The Ex-Dividend Date
As investors, we should be looking at the performance of our holdings from a total return point of view. Total return means not only the increase (or decrease) of the security itself, but also the income you receive in the form of dividends or interest. Whenever you’re ready to sell a position or are rebalancing to take some of the asset’s growth, keep the dividends in mind as well.
Whenever a company is ready to pay out a dividend, they need to see who holds the asset. They set a date of record which is the day they identify the shareholders who are eligible to receive the dividend. The day before the date of record is the ex-dividend date. This is the cut off day. If you buy on this day, you won’t be receiving the dividend. The dividend will go to the seller instead. The dividend typically winds up getting paid out a week or more after the date of record.
So, if you’re purchasing a security and want that dividend, you’ll need to buy it at least two days before the date of record, meaning, the day before the ex-dividend date. Your aim is to get on their books showing you hold the security, so you’ll need to buy before the ex-dividend date.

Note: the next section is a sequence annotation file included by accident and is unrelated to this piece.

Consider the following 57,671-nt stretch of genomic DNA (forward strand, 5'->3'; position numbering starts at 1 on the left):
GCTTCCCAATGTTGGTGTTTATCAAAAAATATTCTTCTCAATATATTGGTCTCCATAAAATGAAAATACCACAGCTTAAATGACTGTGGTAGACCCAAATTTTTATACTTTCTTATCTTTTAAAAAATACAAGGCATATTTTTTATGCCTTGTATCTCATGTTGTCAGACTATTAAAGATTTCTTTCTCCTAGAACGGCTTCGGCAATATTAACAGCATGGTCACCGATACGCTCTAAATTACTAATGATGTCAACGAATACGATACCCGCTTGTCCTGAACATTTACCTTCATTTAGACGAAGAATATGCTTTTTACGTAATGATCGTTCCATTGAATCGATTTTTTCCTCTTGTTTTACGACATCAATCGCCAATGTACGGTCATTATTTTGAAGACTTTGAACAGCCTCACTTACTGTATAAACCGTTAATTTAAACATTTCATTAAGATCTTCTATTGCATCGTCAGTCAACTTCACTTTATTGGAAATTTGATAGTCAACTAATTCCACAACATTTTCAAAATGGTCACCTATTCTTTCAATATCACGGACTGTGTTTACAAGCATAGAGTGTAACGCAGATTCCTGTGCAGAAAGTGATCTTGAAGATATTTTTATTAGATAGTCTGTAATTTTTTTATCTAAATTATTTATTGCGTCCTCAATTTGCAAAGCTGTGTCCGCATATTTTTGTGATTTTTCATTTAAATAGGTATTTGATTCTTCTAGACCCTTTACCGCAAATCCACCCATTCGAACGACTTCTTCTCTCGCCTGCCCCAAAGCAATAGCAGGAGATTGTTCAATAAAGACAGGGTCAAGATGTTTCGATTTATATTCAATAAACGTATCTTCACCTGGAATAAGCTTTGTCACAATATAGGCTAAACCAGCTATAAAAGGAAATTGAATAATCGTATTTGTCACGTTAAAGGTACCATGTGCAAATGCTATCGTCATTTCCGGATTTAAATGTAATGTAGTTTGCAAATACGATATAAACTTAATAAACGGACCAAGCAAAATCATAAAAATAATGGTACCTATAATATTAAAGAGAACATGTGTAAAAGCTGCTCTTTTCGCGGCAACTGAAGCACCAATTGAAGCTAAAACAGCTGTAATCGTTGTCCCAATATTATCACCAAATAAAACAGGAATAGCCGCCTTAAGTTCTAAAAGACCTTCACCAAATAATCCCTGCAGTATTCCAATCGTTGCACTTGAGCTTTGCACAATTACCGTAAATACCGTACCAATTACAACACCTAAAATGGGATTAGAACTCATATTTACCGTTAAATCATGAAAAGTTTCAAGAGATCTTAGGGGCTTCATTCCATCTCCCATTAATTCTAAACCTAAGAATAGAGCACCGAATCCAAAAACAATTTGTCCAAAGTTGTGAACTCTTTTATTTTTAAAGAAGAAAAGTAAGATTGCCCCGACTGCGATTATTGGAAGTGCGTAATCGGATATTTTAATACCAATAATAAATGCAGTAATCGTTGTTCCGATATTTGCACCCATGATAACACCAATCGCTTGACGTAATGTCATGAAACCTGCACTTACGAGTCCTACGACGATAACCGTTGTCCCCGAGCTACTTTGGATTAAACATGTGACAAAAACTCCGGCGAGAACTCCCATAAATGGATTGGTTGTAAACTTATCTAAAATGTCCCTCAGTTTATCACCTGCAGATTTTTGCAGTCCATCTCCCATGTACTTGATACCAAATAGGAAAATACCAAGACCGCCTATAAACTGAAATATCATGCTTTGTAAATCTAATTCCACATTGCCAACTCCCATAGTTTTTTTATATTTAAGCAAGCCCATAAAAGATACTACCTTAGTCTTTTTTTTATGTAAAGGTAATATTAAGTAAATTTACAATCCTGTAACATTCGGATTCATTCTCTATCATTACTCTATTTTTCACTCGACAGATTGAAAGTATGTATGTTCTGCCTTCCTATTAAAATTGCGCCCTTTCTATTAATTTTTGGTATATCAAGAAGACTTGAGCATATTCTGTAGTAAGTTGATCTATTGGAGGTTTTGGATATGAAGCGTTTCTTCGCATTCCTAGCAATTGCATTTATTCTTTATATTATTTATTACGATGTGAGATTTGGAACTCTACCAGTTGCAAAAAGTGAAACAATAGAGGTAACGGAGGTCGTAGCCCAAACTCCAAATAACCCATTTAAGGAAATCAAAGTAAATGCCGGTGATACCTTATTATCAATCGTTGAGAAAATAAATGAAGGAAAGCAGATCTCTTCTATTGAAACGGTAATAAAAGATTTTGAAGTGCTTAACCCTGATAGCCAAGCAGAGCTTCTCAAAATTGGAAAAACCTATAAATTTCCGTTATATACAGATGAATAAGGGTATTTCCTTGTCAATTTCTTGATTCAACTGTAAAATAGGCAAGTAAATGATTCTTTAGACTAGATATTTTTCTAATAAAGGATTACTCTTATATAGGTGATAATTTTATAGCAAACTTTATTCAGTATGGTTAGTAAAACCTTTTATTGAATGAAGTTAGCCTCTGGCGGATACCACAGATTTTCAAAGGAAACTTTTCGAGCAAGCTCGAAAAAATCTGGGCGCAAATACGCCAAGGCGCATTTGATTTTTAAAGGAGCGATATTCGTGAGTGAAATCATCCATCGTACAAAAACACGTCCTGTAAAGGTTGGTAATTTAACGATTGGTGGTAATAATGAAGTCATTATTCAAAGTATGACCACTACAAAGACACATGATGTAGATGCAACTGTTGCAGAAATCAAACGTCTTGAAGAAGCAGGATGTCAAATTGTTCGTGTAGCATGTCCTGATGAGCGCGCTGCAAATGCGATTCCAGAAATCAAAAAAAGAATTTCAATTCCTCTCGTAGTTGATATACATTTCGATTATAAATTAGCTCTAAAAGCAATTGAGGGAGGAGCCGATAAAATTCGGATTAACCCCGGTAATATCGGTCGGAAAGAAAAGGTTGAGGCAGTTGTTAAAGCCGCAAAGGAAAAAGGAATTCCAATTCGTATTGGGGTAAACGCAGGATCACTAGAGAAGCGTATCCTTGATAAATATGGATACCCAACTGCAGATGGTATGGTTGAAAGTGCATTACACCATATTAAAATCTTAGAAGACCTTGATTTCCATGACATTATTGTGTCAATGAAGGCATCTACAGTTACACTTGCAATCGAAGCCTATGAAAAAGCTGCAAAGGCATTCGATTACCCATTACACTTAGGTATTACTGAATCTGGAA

If you’re selling a security and want the dividend, you’ll want to hold on to it at least until the ex-dividend date. You do not have to hold it through the pay date to receive the dividend. Your aim is to just to stay on their books showing you still hold the security. Once you’ve reached the ex-dividend date, you’re good.
Dividends are a part of your total return, so it is wise to take a peek to see when the next ex-dividend date is before you sell. If it’s coming up soon, you might want to wait a couple days to sell in order to grab that dividend. If it’s a few weeks out and you need the proceeds for something specific, it’s probably not worth risking the volatility or fluctuations in the stock price.
Watching the ex-dividend date to capture that last dividend is something to keep in mind, but don’t let that be a huge factor in your decision when to sell. Most people don’t succeed trying to time the market. But if you’re very close to the ex-dividend date when you’re thinking of selling, might as well grab that money and add to your total return!